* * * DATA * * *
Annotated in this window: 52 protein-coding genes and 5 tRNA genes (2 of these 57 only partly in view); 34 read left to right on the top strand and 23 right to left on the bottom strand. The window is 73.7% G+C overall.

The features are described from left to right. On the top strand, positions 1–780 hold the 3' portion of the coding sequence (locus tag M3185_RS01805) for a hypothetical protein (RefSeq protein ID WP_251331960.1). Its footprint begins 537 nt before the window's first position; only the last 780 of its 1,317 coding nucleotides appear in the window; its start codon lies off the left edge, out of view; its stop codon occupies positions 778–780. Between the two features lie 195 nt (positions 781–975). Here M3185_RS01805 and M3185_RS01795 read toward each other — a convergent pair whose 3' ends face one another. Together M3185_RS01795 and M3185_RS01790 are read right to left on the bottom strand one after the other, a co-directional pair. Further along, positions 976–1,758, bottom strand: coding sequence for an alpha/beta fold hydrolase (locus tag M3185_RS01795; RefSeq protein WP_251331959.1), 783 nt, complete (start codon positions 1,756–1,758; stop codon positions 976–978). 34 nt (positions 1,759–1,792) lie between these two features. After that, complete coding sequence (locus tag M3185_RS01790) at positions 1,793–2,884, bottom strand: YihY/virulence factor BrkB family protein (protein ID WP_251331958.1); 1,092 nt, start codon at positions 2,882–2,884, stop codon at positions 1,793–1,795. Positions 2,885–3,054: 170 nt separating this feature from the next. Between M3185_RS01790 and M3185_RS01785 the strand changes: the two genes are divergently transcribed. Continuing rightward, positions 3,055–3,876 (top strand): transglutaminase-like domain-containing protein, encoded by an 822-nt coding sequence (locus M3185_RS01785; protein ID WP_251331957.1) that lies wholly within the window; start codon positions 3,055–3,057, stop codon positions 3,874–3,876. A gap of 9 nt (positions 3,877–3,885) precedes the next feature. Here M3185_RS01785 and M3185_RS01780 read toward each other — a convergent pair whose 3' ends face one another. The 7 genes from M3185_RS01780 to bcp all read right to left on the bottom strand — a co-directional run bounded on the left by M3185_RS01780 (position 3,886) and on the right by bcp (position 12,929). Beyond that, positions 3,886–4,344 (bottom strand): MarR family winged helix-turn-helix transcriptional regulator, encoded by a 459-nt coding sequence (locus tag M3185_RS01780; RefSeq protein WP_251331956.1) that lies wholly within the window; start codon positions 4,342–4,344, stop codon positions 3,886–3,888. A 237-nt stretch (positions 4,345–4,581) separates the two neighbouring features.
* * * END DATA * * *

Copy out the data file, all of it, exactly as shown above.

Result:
Annotated in this window: 52 protein-coding genes and 5 tRNA genes (2 of these 57 only partly in view); 34 read left to right on the top strand and 23 right to left on the bottom strand. The window is 73.7% G+C overall.

The features are described from left to right. On the top strand, positions 1–780 hold the 3' portion of the coding sequence (locus tag M3185_RS01805) for a hypothetical protein (RefSeq protein ID WP_251331960.1). Its footprint begins 537 nt before the window's first position; only the last 780 of its 1,317 coding nucleotides appear in the window; its start codon lies off the left edge, out of view; its stop codon occupies positions 778–780. Between the two features lie 195 nt (positions 781–975). Here M3185_RS01805 and M3185_RS01795 read toward each other — a convergent pair whose 3' ends face one another. Together M3185_RS01795 and M3185_RS01790 are read right to left on the bottom strand one after the other, a co-directional pair. Further along, positions 976–1,758, bottom strand: coding sequence for an alpha/beta fold hydrolase (locus tag M3185_RS01795; RefSeq protein WP_251331959.1), 783 nt, complete (start codon positions 1,756–1,758; stop codon positions 976–978). 34 nt (positions 1,759–1,792) lie between these two features. After that, complete coding sequence (locus tag M3185_RS01790) at positions 1,793–2,884, bottom strand: YihY/virulence factor BrkB family protein (protein ID WP_251331958.1); 1,092 nt, start codon at positions 2,882–2,884, stop codon at positions 1,793–1,795. Positions 2,885–3,054: 170 nt separating this feature from the next. Between M3185_RS01790 and M3185_RS01785 the strand changes: the two genes are divergently transcribed. Continuing rightward, positions 3,055–3,876 (top strand): transglutaminase-like domain-containing protein, encoded by an 822-nt coding sequence (locus M3185_RS01785; protein ID WP_251331957.1) that lies wholly within the window; start codon positions 3,055–3,057, stop codon positions 3,874–3,876. A gap of 9 nt (positions 3,877–3,885) precedes the next feature. Here M3185_RS01785 and M3185_RS01780 read toward each other — a convergent pair whose 3' ends face one another. The 7 genes from M3185_RS01780 to bcp all read right to left on the bottom strand — a co-directional run bounded on the left by M3185_RS01780 (position 3,886) and on the right by bcp (position 12,929). Beyond that, positions 3,886–4,344 (bottom strand): MarR family winged helix-turn-helix transcriptional regulator, encoded by a 459-nt coding sequence (locus tag M3185_RS01780; RefSeq protein WP_251331956.1) that lies wholly within the window; start codon positions 4,342–4,344, stop codon positions 3,886–3,888. A 237-nt stretch (positions 4,345–4,581) separates the two neighbouring features.